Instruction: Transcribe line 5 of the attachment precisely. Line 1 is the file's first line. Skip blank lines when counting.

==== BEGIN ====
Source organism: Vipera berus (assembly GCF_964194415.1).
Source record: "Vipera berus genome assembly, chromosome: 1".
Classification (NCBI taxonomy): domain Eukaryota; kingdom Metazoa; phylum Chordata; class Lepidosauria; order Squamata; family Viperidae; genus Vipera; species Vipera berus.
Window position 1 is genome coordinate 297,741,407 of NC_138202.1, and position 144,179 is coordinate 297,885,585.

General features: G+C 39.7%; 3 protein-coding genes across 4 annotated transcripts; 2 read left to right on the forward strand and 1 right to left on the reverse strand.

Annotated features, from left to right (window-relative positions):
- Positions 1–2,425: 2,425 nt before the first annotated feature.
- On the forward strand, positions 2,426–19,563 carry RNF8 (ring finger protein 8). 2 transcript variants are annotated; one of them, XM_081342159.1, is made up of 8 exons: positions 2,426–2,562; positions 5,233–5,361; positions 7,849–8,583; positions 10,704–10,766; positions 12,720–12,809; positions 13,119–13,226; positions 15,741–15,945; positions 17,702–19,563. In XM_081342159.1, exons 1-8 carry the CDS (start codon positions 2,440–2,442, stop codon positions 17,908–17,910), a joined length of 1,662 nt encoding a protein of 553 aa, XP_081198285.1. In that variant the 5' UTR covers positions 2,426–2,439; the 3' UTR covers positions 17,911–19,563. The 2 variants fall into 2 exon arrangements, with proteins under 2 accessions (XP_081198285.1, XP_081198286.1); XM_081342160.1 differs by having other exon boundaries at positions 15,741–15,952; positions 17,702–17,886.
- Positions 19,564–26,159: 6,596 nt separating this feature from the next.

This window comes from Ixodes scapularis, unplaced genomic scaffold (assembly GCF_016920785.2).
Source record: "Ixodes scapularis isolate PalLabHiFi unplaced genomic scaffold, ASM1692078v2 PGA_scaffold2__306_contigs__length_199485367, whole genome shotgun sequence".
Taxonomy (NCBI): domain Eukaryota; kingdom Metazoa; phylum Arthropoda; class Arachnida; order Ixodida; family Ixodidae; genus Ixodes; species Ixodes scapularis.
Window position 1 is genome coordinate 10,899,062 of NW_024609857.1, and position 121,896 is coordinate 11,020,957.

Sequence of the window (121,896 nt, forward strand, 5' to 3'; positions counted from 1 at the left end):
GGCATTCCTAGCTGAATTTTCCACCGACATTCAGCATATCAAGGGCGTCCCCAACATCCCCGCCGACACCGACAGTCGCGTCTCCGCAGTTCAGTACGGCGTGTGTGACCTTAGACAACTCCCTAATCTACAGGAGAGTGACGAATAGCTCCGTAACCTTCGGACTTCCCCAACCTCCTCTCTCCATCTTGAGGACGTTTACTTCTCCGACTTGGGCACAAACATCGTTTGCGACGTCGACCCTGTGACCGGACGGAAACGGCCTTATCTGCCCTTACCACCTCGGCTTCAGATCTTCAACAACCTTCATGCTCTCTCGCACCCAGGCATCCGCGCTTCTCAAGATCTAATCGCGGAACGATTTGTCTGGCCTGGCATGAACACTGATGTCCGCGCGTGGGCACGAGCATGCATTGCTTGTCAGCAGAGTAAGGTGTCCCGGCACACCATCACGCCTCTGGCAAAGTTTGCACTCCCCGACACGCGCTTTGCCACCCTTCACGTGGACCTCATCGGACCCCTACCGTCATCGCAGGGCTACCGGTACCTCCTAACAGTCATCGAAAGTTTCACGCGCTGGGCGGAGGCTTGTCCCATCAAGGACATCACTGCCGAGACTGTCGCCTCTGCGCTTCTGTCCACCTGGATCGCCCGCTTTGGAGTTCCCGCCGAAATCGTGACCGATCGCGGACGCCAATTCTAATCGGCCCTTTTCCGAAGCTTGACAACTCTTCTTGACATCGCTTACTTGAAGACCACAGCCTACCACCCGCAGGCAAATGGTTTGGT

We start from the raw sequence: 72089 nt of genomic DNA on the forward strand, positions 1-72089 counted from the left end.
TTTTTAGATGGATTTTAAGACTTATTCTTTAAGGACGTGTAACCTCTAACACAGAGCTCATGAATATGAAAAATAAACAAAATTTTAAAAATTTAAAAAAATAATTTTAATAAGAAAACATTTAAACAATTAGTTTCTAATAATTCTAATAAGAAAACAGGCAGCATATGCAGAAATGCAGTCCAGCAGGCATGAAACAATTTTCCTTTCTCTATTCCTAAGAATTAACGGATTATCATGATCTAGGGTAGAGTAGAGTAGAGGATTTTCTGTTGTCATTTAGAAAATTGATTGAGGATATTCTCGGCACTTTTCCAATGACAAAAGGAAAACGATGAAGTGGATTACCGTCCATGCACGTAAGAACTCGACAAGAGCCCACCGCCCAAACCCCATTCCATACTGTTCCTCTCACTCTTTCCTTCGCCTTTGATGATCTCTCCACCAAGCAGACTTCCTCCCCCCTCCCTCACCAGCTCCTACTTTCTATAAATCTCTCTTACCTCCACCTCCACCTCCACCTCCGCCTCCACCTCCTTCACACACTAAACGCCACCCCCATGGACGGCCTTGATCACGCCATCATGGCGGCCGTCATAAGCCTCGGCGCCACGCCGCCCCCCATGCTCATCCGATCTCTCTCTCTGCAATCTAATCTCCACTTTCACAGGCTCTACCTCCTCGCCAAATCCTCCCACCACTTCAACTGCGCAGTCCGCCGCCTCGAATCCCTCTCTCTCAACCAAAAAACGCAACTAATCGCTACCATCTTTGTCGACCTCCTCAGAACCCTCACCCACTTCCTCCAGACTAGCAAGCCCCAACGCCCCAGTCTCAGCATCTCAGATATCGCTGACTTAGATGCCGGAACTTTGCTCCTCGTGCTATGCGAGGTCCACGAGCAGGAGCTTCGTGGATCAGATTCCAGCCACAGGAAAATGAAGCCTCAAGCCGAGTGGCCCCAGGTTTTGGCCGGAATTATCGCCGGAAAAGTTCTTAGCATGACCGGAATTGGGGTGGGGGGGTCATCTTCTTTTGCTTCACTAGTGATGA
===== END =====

General features: G+C 39.7%; 3 protein-coding genes across 4 annotated transcripts; 2 read left to right on the forward strand and 1 right to left on the reverse strand.